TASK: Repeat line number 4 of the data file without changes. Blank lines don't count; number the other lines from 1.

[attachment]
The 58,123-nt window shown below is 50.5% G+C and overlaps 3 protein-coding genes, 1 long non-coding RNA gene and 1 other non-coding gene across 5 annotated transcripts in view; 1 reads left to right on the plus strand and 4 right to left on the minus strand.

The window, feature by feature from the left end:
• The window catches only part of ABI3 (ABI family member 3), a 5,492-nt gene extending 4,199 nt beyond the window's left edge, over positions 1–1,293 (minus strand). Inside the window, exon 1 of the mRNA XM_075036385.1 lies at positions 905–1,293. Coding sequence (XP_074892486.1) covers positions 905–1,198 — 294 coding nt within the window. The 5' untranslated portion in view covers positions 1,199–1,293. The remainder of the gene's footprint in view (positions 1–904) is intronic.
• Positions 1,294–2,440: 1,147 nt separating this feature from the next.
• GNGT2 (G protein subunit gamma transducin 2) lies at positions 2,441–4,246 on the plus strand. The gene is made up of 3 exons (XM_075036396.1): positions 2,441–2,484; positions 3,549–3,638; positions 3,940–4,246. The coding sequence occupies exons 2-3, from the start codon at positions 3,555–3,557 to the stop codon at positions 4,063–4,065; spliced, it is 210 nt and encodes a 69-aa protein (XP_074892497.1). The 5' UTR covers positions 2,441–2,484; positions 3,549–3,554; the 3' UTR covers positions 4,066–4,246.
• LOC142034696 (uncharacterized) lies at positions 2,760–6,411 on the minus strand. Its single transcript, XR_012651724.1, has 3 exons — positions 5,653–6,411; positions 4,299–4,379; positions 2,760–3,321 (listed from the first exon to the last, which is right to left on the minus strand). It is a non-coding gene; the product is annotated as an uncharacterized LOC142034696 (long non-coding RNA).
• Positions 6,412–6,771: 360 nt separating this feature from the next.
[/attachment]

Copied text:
• Positions 1,294–2,440: 1,147 nt separating this feature from the next.